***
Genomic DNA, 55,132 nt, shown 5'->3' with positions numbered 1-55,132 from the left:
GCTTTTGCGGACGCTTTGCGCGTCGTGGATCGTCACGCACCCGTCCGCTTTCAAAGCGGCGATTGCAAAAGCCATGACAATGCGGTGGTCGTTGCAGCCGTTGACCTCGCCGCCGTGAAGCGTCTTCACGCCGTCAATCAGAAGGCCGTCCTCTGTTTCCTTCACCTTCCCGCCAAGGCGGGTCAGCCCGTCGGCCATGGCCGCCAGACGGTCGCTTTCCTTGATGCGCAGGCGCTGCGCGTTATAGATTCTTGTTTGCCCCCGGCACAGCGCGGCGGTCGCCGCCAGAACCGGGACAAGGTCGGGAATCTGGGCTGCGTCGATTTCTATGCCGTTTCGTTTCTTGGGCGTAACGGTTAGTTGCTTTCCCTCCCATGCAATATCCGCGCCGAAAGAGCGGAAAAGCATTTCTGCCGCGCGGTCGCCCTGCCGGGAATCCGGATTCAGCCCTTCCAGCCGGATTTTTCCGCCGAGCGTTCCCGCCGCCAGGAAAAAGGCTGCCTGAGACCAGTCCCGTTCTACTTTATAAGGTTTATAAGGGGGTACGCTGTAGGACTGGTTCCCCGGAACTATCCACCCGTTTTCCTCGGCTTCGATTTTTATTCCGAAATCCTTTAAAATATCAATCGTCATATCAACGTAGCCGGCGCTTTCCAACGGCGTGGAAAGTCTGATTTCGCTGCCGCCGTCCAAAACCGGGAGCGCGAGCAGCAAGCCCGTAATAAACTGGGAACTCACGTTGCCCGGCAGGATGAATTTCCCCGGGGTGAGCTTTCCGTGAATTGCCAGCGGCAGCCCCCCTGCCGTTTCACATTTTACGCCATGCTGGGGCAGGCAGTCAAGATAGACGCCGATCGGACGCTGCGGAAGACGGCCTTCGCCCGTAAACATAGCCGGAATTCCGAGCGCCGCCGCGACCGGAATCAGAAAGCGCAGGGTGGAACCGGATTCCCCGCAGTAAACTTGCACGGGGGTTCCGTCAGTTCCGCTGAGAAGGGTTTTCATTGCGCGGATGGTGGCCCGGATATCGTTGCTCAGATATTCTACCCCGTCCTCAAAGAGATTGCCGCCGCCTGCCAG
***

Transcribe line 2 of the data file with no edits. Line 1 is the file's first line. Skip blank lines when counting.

GCTTTTGCGGACGCTTTGCGCGTCGTGGATCGTCACGCACCCGTCCGCTTTCAAAGCGGCGATTGCAAAAGCCATGACAATGCGGTGGTCGTTGCAGCCGTTGACCTCGCCGCCGTGAAGCGTCTTCACGCCGTCAATCAGAAGGCCGTCCTCTGTTTCCTTCACCTTCCCGCCAAGGCGGGTCAGCCCGTCGGCCATGGCCGCCAGACGGTCGCTTTCCTTGATGCGCAGGCGCTGCGCGTTATAGATTCTTGTTTGCCCCCGGCACAGCGCGGCGGTCGCCGCCAGAACCGGGACAAGGTCGGGAATCTGGGCTGCGTCGATTTCTATGCCGTTTCGTTTCTTGGGCGTAACGGTTAGTTGCTTTCCCTCCCATGCAATATCCGCGCCGAAAGAGCGGAAAAGCATTTCTGCCGCGCGGTCGCCCTGCCGGGAATCCGGATTCAGCCCTTCCAGCCGGATTTTTCCGCCGAGCGTTCCCGCCGCCAGGAAAAAGGCTGCCTGAGACCAGTCCCGTTCTACTTTATAAGGTTTATAAGGGGGTACGCTGTAGGACTGGTTCCCCGGAACTATCCACCCGTTTTCCTCGGCTTCGATTTTTATTCCGAAATCCTTTAAAATATCAATCGTCATATCAACGTAGCCGGCGCTTTCCAACGGCGTGGAAAGTCTGATTTCGCTGCCGCCGTCCAAAACCGGGAGCGCGAGCAGCAAGCCCGTAATAAACTGGGAACTCACGTTGCCCGGCAGGATGAATTTCCCCGGGGTGAGCTTTCCGTGAATTGCCAGCGGCAGCCCCCCTGCCGTTTCACATTTTACGCCATGCTGGGGCAGGCAGTCAAGATAGACGCCGATCGGACGCTGCGGAAGACGGCCTTCGCCCGTAAACATAGCCGGAATTCCGAGCGCCGCCGCGACCGGAATCAGAAAGCGCAGGGTGGAACCGGATTCCCCGCAGTAAACTTGCACGGGGGTTCCGTCAGTTCCGCTGAGAAGGGTTTTCATTGCGCGGATGGTGGCCCGGATATCGTTGCTCAGATATTCTACCCCGTCCTCAAAGAGATTGCCGCCGCCTGCCAG